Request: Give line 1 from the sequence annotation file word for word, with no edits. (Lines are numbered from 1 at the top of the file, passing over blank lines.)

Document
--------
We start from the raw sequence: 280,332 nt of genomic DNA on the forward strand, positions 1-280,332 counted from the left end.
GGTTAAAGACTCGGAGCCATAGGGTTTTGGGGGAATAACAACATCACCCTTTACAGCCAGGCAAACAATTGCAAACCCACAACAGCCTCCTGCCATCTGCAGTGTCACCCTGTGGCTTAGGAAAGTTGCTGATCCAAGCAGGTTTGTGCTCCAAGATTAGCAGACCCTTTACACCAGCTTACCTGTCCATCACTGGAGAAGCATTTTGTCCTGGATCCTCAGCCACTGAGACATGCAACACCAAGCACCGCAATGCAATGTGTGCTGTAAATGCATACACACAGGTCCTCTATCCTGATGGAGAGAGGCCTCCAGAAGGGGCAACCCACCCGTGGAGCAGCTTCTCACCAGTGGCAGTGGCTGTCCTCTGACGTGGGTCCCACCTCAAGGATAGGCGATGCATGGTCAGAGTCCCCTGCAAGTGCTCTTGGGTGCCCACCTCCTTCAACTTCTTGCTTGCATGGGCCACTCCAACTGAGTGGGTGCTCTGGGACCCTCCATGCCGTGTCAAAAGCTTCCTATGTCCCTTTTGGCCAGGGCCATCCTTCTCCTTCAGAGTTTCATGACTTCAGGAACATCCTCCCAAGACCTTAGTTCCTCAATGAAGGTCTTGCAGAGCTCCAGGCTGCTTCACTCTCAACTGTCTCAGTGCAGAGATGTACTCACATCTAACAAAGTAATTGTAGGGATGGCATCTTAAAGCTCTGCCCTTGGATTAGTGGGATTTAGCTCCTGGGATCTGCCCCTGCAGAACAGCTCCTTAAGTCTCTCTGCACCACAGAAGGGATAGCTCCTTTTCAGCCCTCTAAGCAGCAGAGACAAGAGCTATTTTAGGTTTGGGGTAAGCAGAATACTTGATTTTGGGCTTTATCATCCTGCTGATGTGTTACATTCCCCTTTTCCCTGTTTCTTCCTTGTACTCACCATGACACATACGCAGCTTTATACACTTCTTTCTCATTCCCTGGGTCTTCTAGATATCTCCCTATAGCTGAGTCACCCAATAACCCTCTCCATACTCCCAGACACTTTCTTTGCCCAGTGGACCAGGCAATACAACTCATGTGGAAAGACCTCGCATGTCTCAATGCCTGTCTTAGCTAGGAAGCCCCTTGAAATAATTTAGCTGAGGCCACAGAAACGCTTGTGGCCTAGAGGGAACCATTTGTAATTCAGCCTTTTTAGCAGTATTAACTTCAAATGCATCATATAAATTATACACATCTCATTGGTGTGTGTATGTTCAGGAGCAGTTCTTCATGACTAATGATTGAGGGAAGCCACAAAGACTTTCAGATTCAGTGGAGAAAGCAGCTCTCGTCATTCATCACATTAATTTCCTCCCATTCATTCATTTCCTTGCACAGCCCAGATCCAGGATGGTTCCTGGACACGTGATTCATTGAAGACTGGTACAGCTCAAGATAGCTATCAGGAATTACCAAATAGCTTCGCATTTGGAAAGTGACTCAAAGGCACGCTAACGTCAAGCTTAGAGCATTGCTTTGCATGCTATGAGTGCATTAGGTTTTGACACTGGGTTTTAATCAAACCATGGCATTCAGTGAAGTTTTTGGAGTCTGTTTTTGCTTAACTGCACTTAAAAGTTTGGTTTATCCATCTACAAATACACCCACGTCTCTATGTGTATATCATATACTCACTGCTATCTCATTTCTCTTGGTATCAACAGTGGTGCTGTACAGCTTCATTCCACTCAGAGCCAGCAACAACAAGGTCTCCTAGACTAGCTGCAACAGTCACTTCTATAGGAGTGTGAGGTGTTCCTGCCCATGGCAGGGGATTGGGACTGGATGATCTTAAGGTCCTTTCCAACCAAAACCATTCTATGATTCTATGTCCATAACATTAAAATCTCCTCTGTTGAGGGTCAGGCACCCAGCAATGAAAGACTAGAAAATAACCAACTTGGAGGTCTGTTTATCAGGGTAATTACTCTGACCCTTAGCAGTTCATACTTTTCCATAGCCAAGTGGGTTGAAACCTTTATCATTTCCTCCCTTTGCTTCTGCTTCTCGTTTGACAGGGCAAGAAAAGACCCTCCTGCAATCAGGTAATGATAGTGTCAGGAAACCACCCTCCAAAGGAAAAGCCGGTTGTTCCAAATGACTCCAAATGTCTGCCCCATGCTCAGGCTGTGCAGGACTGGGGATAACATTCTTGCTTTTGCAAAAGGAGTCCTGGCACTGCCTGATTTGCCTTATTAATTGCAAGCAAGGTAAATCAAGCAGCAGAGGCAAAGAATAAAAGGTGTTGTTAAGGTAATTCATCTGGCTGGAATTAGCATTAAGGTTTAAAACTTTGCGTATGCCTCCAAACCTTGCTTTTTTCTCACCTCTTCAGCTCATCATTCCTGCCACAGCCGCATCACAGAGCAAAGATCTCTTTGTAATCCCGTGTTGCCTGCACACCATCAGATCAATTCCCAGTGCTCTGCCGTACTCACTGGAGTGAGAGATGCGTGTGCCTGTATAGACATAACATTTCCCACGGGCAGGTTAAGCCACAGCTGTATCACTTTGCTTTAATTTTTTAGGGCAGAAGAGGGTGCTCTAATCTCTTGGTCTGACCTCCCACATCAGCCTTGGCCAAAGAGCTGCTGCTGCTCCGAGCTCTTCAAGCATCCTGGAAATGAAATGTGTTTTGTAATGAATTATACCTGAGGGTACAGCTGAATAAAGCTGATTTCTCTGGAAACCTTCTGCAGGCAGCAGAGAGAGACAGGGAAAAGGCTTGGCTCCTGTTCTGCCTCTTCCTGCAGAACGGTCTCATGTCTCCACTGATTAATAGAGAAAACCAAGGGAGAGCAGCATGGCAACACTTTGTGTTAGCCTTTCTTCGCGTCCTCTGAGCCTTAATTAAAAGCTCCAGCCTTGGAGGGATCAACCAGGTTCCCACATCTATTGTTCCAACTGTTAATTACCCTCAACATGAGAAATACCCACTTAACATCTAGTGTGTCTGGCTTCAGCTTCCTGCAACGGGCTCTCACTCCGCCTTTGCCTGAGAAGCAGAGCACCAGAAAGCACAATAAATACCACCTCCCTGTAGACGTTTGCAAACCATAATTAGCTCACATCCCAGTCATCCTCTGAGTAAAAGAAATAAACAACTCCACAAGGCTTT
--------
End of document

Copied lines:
We start from the raw sequence: 280,332 nt of genomic DNA on the forward strand, positions 1-280,332 counted from the left end.